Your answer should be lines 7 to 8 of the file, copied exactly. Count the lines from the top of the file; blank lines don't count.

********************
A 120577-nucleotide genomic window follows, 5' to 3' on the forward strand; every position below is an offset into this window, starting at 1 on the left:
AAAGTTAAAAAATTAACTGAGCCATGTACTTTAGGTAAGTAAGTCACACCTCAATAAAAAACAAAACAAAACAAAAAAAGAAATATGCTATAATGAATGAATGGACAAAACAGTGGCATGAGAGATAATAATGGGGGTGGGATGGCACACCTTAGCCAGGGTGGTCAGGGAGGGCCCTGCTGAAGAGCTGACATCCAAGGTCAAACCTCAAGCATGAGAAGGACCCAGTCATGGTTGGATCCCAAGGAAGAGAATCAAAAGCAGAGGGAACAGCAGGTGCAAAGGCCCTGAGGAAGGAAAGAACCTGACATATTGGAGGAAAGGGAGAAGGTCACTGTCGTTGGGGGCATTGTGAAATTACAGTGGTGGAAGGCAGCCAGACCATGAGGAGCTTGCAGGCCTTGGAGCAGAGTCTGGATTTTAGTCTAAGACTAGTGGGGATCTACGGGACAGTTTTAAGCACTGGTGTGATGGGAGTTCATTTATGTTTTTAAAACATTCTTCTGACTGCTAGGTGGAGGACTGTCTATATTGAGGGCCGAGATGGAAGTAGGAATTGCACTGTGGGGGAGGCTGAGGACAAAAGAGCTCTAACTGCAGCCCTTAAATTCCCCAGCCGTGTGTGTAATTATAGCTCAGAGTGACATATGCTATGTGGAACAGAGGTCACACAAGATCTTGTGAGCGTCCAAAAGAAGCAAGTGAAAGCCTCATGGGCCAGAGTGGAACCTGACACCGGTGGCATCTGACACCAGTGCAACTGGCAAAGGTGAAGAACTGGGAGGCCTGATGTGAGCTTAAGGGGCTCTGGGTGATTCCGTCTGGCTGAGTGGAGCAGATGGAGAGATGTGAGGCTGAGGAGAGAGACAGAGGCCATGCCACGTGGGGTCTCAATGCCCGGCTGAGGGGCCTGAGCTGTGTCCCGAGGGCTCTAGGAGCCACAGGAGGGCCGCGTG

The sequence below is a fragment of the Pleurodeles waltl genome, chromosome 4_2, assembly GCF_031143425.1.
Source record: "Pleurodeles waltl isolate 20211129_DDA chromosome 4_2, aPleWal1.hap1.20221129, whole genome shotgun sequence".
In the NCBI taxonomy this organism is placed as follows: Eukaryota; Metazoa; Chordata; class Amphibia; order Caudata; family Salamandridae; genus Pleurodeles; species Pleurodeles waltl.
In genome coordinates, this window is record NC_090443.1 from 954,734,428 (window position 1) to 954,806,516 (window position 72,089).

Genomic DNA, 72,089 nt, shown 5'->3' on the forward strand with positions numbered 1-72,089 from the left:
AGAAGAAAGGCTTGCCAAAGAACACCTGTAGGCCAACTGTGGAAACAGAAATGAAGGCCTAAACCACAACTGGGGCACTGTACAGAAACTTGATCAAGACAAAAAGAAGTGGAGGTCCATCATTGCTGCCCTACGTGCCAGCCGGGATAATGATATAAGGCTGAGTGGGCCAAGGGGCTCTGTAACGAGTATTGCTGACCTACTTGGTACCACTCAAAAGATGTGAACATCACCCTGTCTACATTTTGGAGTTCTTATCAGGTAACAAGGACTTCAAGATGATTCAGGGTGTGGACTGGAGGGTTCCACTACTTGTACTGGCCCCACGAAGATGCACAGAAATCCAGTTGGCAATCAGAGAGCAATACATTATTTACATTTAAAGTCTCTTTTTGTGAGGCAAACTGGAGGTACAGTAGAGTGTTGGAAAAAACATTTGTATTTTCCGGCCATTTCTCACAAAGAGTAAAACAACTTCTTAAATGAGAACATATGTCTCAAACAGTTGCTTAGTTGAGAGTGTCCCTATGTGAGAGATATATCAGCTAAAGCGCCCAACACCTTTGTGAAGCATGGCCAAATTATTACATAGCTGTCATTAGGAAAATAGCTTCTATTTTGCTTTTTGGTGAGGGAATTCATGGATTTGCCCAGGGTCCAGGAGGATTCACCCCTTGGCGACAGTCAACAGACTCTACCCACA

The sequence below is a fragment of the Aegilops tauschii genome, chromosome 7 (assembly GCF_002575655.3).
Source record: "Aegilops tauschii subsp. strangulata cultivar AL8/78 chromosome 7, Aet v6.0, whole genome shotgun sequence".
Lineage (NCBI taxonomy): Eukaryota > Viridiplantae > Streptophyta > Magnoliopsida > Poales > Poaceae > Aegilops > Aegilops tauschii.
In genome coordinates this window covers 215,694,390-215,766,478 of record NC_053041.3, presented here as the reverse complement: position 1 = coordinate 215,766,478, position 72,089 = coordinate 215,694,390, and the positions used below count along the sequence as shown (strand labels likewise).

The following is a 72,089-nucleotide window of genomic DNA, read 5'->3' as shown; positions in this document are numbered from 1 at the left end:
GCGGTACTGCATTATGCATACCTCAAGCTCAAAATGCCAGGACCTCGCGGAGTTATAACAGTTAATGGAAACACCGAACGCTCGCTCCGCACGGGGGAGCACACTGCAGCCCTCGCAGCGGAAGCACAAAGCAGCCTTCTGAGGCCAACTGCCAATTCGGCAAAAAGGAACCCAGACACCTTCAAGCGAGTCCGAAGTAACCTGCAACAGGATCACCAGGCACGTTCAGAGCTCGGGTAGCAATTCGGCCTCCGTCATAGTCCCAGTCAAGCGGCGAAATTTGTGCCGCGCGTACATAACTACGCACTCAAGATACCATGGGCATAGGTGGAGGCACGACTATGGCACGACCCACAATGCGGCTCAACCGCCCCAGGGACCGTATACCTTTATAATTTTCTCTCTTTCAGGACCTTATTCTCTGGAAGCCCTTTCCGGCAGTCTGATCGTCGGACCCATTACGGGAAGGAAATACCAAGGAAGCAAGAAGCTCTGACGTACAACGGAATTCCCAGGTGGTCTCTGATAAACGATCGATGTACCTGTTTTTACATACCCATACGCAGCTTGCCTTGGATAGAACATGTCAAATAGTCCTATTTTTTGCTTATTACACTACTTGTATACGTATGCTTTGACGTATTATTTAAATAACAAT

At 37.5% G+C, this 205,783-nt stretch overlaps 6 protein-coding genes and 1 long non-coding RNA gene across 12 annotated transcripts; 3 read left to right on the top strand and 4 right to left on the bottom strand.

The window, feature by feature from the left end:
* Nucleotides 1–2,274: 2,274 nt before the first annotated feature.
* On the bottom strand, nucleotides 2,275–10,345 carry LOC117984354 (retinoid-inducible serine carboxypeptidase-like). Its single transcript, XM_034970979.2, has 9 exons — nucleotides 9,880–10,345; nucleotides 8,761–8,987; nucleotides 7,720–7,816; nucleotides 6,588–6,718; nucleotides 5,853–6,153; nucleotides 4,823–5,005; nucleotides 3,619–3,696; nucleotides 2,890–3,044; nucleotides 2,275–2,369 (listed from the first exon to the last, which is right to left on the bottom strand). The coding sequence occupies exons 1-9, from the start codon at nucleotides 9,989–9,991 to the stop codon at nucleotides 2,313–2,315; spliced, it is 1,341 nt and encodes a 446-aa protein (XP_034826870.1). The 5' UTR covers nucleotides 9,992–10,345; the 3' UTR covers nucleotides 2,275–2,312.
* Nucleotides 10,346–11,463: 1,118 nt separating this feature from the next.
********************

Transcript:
Genomic DNA, 72,089 nt, shown 5'->3' on the forward strand with positions numbered 1-72,089 from the left:
AGAAGAAAGGCTTGCCAAAGAACACCTGTAGGCCAACTGTGGAAACAGAAATGAAGGCCTAAACCACAACTGGGGCACTGTACAGAAACTTGATCAAGACAAAAAGAAGTGGAGGTCCATCATTGCTGCCCTACGTGCCAGCCGGGATAATGATATAAGGCTGAGTGGGCCAAGGGGCTCTGTAACGAGTATTGCTGACCTACTTGGTACCACTCAAAAGATGTGAACATCACCCTGTCTACATTTTGGAGTTCTTATCAGGTAACAAGGACTTCAAGATGATTCAGGGTGTGGACTGGAGGGTTCCACTACTTGTACTGGCCCCACGAAGATGCACAGAAATCCAGTTGGCAATCAGAGAGCAATACATTATTTACATTTAAAGTCTCTTTTTGTGAGGCAAACTGGAGGTACAGTAGAGTGTTGGAAAAAACATTTGTATTTTCCGGCCATTTCTCACAAAGAGTAAAACAACTTCTTAAATGAGAACATATGTCTCAAACAGTTGCTTAGTTGAGAGTGTCCCTATGTGAGAGATATATCAGCTAAAGCGCCCAACACCTTTGTGAAGCATGGCCAAATTATTACATAGCTGTCATTAGGAAAATAGCTTCTATTTTGCTTTTTGGTGAGGGAATTCATGGATTTGCCCAGGGTCCAGGAGGATTCACCCCTTGGCGACAGTCAACAGACTCTACCCACA